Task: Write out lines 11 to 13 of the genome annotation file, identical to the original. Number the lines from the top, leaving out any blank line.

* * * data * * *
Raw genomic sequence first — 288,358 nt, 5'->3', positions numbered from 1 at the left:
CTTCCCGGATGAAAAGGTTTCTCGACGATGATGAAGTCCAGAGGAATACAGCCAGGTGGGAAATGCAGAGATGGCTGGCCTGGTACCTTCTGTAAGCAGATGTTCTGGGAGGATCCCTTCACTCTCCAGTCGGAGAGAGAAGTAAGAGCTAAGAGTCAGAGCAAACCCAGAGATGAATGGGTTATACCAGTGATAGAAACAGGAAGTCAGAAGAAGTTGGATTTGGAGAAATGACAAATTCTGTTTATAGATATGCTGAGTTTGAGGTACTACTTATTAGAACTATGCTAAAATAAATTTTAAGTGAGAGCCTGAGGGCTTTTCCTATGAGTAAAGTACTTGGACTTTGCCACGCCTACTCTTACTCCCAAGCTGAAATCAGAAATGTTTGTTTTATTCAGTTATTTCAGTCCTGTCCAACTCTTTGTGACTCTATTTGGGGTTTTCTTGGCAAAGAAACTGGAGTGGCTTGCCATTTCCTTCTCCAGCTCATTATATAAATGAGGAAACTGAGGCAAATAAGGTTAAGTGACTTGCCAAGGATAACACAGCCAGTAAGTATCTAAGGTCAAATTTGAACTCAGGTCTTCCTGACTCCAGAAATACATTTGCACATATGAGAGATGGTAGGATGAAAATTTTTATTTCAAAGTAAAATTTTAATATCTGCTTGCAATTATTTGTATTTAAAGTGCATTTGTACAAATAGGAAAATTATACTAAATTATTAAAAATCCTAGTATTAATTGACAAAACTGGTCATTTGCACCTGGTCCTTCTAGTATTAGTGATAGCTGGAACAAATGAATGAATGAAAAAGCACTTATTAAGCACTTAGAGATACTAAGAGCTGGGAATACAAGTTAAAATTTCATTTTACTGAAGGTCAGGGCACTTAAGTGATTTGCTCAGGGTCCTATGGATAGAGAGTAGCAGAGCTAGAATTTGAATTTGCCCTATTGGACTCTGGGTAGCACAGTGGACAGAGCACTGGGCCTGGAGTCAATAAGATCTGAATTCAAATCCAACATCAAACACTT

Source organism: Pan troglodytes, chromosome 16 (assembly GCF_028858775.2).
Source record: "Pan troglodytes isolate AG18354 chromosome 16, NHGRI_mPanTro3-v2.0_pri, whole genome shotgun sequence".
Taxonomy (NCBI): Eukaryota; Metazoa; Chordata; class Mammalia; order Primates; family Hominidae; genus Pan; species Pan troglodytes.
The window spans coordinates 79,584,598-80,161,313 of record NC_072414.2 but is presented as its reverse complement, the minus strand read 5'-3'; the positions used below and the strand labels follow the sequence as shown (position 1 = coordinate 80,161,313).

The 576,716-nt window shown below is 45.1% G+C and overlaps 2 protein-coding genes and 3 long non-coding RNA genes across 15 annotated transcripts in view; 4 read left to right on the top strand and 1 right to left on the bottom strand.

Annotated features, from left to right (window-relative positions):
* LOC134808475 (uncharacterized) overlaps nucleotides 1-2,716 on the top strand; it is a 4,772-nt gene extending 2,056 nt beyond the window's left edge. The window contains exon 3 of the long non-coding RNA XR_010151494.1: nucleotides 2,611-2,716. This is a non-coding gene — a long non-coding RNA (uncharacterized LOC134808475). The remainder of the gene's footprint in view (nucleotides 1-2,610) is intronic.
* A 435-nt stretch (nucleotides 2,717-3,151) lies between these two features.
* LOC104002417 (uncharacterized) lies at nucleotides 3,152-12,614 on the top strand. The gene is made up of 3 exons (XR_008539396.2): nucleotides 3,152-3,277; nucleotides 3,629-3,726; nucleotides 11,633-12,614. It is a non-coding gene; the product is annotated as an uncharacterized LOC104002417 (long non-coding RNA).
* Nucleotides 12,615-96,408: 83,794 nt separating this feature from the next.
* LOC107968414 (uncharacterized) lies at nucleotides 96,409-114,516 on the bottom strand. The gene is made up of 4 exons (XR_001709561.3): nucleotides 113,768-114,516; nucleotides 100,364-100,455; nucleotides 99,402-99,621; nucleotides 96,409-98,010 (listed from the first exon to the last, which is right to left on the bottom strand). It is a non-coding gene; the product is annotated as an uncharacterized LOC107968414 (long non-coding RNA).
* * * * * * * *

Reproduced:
* LOC104002417 (uncharacterized) lies at nucleotides 3,152-12,614 on the top strand. The gene is made up of 3 exons (XR_008539396.2): nucleotides 3,152-3,277; nucleotides 3,629-3,726; nucleotides 11,633-12,614. It is a non-coding gene; the product is annotated as an uncharacterized LOC104002417 (long non-coding RNA).
* Nucleotides 12,615-96,408: 83,794 nt separating this feature from the next.
* LOC107968414 (uncharacterized) lies at nucleotides 96,409-114,516 on the bottom strand. The gene is made up of 4 exons (XR_001709561.3): nucleotides 113,768-114,516; nucleotides 100,364-100,455; nucleotides 99,402-99,621; nucleotides 96,409-98,010 (listed from the first exon to the last, which is right to left on the bottom strand). It is a non-coding gene; the product is annotated as an uncharacterized LOC107968414 (long non-coding RNA).